But in other places, like San Bernardino, a much less affluent city east of Los Angeles, where a typical home sells for around $529,000, the cost of solar panels and batteries can be a greater burden for home buyers.
“If we push it and do things that are modern and efficient and green, we tend to do it in Los Angeles,” Marini said. “In the rest of the country, that’s not entirely true. We can’t do that in San Bernardino. In the end, the consumer bears the cost.”
The Sycamore Square townhouses were the last homes developed in San Bernardino before the solar mandate took effect last year. Project partner Glenn Elssmann, who hired Mr. Marini’s company as the contractor, said the additional cost of solar power need would make development construction impossible. Homes in Sycamore Square started at $340,000 for four-bedroom, three-bath units and went up to $370,000.
Jimmie Joyce, 44, who works on the payroll for the Los Angeles County Department of Public Health, will soon close on buying a home in Sycamore Square after working for nearly a year to buy a home closer to Inglewood, a city near Los Angeles International. The airport where he currently lives. Its journey will likely increase from around 40 minutes to an hour and a half.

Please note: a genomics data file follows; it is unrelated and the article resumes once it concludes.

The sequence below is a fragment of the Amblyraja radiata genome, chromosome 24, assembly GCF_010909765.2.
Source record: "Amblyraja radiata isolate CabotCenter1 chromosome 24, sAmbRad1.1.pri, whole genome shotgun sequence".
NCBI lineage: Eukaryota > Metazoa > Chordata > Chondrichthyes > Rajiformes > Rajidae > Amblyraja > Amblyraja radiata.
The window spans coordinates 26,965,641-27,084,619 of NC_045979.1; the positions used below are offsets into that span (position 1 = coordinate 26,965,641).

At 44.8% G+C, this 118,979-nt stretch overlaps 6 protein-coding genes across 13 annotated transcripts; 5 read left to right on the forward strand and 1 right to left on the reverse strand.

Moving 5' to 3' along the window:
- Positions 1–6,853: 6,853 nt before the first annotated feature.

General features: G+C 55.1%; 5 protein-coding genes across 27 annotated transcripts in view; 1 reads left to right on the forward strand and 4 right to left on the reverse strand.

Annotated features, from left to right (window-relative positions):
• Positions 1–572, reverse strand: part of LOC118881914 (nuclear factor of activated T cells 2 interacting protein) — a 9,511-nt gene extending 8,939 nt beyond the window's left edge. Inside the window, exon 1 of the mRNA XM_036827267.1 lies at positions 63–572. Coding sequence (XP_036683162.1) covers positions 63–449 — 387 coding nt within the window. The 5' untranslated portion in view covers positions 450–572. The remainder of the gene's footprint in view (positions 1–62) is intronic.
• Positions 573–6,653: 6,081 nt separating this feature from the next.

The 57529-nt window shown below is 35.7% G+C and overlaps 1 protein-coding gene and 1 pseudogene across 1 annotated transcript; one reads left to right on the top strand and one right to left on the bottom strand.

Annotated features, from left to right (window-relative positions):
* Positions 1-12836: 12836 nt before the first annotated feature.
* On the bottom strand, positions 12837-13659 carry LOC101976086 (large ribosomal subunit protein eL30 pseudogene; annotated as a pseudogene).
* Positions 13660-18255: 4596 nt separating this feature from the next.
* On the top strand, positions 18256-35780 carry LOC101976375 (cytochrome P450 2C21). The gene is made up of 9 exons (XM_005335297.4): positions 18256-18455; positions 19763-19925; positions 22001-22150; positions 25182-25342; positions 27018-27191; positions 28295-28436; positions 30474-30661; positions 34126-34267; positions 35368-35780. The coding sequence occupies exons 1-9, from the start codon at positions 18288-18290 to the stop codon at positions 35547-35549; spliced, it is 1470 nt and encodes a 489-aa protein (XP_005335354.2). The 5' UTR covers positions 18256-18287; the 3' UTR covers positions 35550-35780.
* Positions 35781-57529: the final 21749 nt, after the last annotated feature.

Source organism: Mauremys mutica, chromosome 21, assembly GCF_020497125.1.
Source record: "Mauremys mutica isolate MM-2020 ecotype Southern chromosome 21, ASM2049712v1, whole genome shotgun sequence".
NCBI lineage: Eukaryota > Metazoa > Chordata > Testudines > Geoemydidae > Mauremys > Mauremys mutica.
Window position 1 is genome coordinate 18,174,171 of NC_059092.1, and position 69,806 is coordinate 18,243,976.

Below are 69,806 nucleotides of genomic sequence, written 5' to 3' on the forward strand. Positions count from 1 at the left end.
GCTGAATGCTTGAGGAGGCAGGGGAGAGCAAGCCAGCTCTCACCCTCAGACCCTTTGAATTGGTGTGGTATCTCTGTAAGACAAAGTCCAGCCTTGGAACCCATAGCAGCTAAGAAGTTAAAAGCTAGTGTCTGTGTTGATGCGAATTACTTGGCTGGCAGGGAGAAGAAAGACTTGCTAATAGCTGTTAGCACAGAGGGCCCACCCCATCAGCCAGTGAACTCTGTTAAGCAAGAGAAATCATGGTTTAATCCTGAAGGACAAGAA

“For one, I didn’t even plan on moving that far,” said Mr Joyce. “The way the market is, people overbid just to try to get into things.” He said he made an offer of $10,000 to $15,000 higher than the asking price for a home that resulted in more than 70 bids, $60,000 more than he did.
He said his new home was already expensive for him, and adding another $10,000 to $20,000 for solar power, batteries and other amenities would “make it much more difficult.”